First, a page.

I can’t tell you how much joy it brings my heart to find a quality company with actual, reasonable, high-quality customer service. It’s also great if they sell a quality product that I need at a price that beats the grocery store. Today I get to share good news with you about just such a company…and confusing news about olive oil!! Read on, if you dare…
I have been searching and searching for some answers about olive oil, virgin and extra virgin, and I wish I had something good to share…but the more I learn, the more I find conflicting information.
I emailed a couple websites and browsed others, only to get a yes and a no on the same question. *raspberries* to that!
Nonetheless, we might as well trudge through the jungle of information together. I wrote a post on How to Buy, Use and Store Olive Oil: Some Precautions when we looked at EVOO as a Super Food. I was left unimpressed with what I found and felt there were still more questions to be asked. The discussion in the comments at this post at Kelly the Kitchen Kop inspired me to keep looking. Here are the questions to which I’m looking for answers:
- Is it Safe to Saute with Extra Virgin Olive Oil?
- Is it Safe to Roast Vegetables with Extra Virgin Olive Oil?
- What Happens to EVOO when Heated?
- Can I Bake (Bread, etc.) with Extra Virgin Olive Oil?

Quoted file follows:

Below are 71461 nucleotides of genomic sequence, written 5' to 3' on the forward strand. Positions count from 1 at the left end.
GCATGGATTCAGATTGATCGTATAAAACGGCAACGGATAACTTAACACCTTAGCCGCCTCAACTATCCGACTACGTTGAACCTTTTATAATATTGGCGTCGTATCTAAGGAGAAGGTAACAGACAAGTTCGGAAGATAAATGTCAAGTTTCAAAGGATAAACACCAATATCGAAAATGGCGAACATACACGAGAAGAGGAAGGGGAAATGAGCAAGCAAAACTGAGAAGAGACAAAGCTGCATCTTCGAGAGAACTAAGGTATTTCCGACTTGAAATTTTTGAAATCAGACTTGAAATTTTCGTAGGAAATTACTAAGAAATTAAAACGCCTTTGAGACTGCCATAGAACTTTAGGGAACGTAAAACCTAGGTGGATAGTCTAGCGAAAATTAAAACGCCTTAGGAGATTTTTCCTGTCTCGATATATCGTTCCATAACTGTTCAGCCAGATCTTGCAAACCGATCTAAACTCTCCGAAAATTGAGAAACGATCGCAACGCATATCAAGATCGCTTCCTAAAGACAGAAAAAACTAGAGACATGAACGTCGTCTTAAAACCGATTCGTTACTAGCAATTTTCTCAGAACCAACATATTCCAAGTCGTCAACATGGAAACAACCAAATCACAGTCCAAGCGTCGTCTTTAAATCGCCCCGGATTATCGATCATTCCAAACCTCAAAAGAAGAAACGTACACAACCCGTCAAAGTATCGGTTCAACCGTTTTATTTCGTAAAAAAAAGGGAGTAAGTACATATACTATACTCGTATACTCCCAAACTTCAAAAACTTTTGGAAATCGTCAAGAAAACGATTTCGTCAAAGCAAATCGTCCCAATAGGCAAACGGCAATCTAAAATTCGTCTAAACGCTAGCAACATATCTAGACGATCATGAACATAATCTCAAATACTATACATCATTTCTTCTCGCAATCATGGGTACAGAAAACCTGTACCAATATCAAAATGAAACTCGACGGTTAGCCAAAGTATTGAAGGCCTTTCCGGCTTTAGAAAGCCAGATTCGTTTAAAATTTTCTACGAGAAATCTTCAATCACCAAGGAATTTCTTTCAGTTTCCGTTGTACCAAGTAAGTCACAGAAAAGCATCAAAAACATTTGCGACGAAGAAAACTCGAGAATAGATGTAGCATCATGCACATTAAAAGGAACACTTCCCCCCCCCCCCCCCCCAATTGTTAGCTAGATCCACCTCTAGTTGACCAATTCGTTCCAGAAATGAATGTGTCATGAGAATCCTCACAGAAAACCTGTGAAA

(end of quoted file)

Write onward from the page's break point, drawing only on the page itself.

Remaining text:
Extra Virgin Olive Oil – Safe Under Heat?
California Olive Ranch actually wrote a whole series of posts to answer my questions. You can find them here and here so far. They give an unequivocal yes to all heating with Extra Virgin Olive Oil. I don’t know that I’m convinced, though, because I have to run the source through my “smart-media filter” and remember that they’re trying to sell a product.
I strongly disagree with some of the info in the first post, because one expert says that heating an oil to its smoke point is “not harmful, per se,” whereas my research tells me that hitting the smoke point oxidizes the oil, creates free radicals, and can damage your system working to cause cancer, heart disease, yadda yadda. Not exactly what I’d call “not harmful”. I feel like their experts are mostly focusing on flavor, where I want to know about my health.
I did appreciate this breakdown (from the second post) when considering roasting potatoes with EVOO:
The temperature of the oven or stove top is not the same as the temperature of the food being cooked. For instance when you roast a turkey in an oven set at 325 degrees F, the heat does not make the turkey also 325 degrees. Instead you roast the turkey at 325 degrees until it reaches the temperature of 165 degrees (or so).
However – the 165 is internal temp. What happens to the oil on the OUTside of my potatoes? More research needed!
George at World’s Healthiest Foods (a site I go to again and again for nutritional information) writes:
If you want to use olive oil for cooking, we agree not to use extra virgin olive oil as it has a lower smoke point than others. We’d use virgin oil, depending upon the temperature. We use extra virgin olive oil in cold dishes, so that its fatty acids and antioxidants aren’t destroyed.
And because I forgot I got a reply, I emailed again and received an even better response: